Deborah DeHaas, Vice Chairman, Chief Inclusion Officer & National Managing Partner, Center for Corporate Governance, Deloitte LLP
There is no shortage of articles about the need for greater diversity among boards of directors at US organizations. And no doubt, some boards are moving in the right direction, although generally at a slow pace. The 2014 Boards Practices Report, published by the Society of Corporate Secretaries and Governance Professionals in collaboration with Deloitte LLP’s Center for Corporate Governance, found that, on average, 18 percent of the 250 public companies surveyed had increased the number of women on their boards last year. Meanwhile a smaller average of companies surveyed—13 percent—had increased the number of minorities on their boards last year, and that occurred only at large and mid-cap companies, no small caps.
Diversity discussions at the board level tend to focus on skills and experiences or the more obvious gender and ethnicity, but there is another type of diversity that I see lacking and one that will likely become increasingly important in the years ahead: generational diversity. The 2014 Boards Practices Report and other surveys have found little to no generational diversity in the boardroom. The so-called “younger” directors on boards tend to be over 50, and at many boards retirement age is approaching 75. As a result, the voice and perspective of younger generations—a demographic group estimated at 77 million in the US alone—are often missing. That gap poses a risk for nearly every business and industry.
By all means, the wealth of experience and value that older directors, many of them former CEOs, offer companies should not be underestimated. Rather, there is a great, and largely untapped, opportunity for boards to seek younger directors to gain perspectives of a generation that is redefining technology, consumer preferences, business strategy, business models, and even business risk. Consumer trends driven by millennials are dramatically changing the competitive landscape, especially where tastes and buying decisions are increasingly driven by social networking. A younger perspective at the board level can help organizations reach and connect to this marketplace, and understand the world from their lens.
There is another demographic shift taking place at organizations for which the millennial perspective at the board level might be crucial: the changing persona, views and expectations of the workforce. With more baby boomers retiring, many organizations face a skills shortage. But attracting and retaining talent from the millennial and younger generations, which seek work-life balance and view job tenure much differently than older workers, may require new approaches and tools.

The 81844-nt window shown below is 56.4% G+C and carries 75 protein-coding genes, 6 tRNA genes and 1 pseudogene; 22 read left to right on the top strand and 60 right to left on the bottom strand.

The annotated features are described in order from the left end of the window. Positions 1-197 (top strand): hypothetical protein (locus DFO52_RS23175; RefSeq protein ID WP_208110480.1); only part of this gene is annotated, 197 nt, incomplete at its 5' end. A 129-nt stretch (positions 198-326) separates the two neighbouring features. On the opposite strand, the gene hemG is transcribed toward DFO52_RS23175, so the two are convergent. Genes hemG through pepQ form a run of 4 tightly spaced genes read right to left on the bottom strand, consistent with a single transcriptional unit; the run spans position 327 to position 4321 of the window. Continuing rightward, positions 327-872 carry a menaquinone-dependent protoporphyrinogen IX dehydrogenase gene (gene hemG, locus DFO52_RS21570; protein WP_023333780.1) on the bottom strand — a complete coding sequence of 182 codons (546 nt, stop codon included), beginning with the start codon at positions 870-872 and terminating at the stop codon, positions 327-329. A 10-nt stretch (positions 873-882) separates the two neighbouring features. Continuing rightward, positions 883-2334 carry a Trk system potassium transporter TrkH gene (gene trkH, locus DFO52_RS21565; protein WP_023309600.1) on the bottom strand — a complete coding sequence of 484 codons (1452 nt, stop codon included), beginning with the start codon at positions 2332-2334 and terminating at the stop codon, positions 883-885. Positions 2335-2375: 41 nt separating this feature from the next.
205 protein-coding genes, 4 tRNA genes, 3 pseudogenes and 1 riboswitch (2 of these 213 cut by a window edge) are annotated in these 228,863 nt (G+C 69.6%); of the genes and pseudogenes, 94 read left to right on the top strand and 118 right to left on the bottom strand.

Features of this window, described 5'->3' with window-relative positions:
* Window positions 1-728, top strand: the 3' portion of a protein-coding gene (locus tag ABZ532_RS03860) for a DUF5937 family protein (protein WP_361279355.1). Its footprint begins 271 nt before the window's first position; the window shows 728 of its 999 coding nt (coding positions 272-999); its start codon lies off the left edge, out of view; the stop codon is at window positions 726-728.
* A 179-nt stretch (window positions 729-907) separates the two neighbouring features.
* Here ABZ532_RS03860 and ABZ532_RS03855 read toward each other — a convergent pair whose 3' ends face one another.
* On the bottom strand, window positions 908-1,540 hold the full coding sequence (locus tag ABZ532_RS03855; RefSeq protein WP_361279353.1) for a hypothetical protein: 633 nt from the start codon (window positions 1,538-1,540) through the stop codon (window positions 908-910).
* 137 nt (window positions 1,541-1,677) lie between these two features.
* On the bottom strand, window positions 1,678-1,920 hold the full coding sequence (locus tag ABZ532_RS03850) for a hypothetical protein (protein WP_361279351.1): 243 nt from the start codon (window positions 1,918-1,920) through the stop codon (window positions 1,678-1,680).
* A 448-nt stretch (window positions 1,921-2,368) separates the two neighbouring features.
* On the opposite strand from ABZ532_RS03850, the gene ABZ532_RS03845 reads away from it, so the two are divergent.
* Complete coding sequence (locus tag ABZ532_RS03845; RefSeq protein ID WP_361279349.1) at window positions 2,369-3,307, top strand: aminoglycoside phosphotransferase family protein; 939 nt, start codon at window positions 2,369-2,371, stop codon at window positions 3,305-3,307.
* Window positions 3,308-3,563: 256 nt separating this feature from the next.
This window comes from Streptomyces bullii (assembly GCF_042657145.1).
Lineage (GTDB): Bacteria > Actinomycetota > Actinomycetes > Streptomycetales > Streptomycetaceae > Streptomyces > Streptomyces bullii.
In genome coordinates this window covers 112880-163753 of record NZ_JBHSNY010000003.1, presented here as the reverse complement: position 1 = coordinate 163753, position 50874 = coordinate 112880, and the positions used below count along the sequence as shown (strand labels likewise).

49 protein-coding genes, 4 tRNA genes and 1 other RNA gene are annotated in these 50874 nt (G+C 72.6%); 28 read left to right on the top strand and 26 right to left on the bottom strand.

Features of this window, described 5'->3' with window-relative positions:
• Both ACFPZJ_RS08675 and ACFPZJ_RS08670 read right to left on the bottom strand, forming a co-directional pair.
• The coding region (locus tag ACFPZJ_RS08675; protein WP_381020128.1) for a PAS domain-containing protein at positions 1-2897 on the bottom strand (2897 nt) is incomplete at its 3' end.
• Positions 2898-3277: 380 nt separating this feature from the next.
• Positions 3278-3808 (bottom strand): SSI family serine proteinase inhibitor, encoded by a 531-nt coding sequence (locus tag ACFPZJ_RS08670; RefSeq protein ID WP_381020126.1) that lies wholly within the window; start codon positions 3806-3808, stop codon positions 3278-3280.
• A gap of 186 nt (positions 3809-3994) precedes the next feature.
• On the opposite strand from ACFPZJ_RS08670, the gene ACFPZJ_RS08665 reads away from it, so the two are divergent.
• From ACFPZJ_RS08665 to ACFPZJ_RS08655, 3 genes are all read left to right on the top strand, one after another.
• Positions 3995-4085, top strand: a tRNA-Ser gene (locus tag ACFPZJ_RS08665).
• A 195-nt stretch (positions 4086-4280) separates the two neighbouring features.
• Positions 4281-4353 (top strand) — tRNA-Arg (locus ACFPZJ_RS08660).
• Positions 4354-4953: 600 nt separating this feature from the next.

At many companies, not enough has been done to reach this younger generation of talent , who will leave companies and countries for opportunities elsewhere. Likely more needs to be done to understand what motivates younger employees, within the context of an organization’s own succession practices, to strengthen the pipeline of high-performing, up-and-coming employees and executives.
A starting point could be greater outreach and mentoring on the part of boards of younger employees, advisors, and future board members. There is much to be gained—and virtually nothing to be lost—for those organizations that seek more diverse views and experiences, including those of millennials.
About the Author
Deborah DeHaas is vice chairman, chief inclusion officer, and national managing partner, Center for Corporate Governance, Deloitte LLP. DeHaas drives Deloitte’s strategy to develop a diverse workforce and foster an inclusive environment where leaders thrive. She leads the Center for Corporate Governance by setting the strategic direction and establishing board and C-suite relationships through innovative programs. As a lead client service and advisory partner, DeHaas has engaged with boards to address timely governance issues.
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